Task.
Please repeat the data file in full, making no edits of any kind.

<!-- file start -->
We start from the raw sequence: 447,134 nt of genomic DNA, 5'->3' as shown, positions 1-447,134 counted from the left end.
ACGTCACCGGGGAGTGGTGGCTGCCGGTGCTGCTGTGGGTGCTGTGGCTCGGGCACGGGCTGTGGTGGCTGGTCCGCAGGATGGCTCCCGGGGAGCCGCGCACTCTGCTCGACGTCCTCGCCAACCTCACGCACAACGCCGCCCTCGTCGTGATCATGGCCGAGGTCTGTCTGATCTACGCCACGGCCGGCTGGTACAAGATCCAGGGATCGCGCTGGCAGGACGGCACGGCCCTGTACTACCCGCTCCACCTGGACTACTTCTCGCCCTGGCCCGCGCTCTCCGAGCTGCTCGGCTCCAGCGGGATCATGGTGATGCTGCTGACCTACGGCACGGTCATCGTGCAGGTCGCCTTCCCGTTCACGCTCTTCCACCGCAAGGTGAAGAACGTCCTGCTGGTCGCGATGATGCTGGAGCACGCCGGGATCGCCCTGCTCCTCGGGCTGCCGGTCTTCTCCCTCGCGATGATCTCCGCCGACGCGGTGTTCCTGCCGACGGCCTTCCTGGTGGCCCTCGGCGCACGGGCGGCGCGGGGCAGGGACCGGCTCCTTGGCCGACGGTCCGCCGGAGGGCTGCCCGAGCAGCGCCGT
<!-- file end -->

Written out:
We start from the raw sequence: 447,134 nt of genomic DNA, 5'->3' as shown, positions 1-447,134 counted from the left end.
ACGTCACCGGGGAGTGGTGGCTGCCGGTGCTGCTGTGGGTGCTGTGGCTCGGGCACGGGCTGTGGTGGCTGGTCCGCAGGATGGCTCCCGGGGAGCCGCGCACTCTGCTCGACGTCCTCGCCAACCTCACGCACAACGCCGCCCTCGTCGTGATCATGGCCGAGGTCTGTCTGATCTACGCCACGGCCGGCTGGTACAAGATCCAGGGATCGCGCTGGCAGGACGGCACGGCCCTGTACTACCCGCTCCACCTGGACTACTTCTCGCCCTGGCCCGCGCTCTCCGAGCTGCTCGGCTCCAGCGGGATCATGGTGATGCTGCTGACCTACGGCACGGTCATCGTGCAGGTCGCCTTCCCGTTCACGCTCTTCCACCGCAAGGTGAAGAACGTCCTGCTGGTCGCGATGATGCTGGAGCACGCCGGGATCGCCCTGCTCCTCGGGCTGCCGGTCTTCTCCCTCGCGATGATCTCCGCCGACGCGGTGTTCCTGCCGACGGCCTTCCTGGTGGCCCTCGGCGCACGGGCGGCGCGGGGCAGGGACCGGCTCCTTGGCCGACGGTCCGCCGGAGGGCTGCCCGAGCAGCGCCGT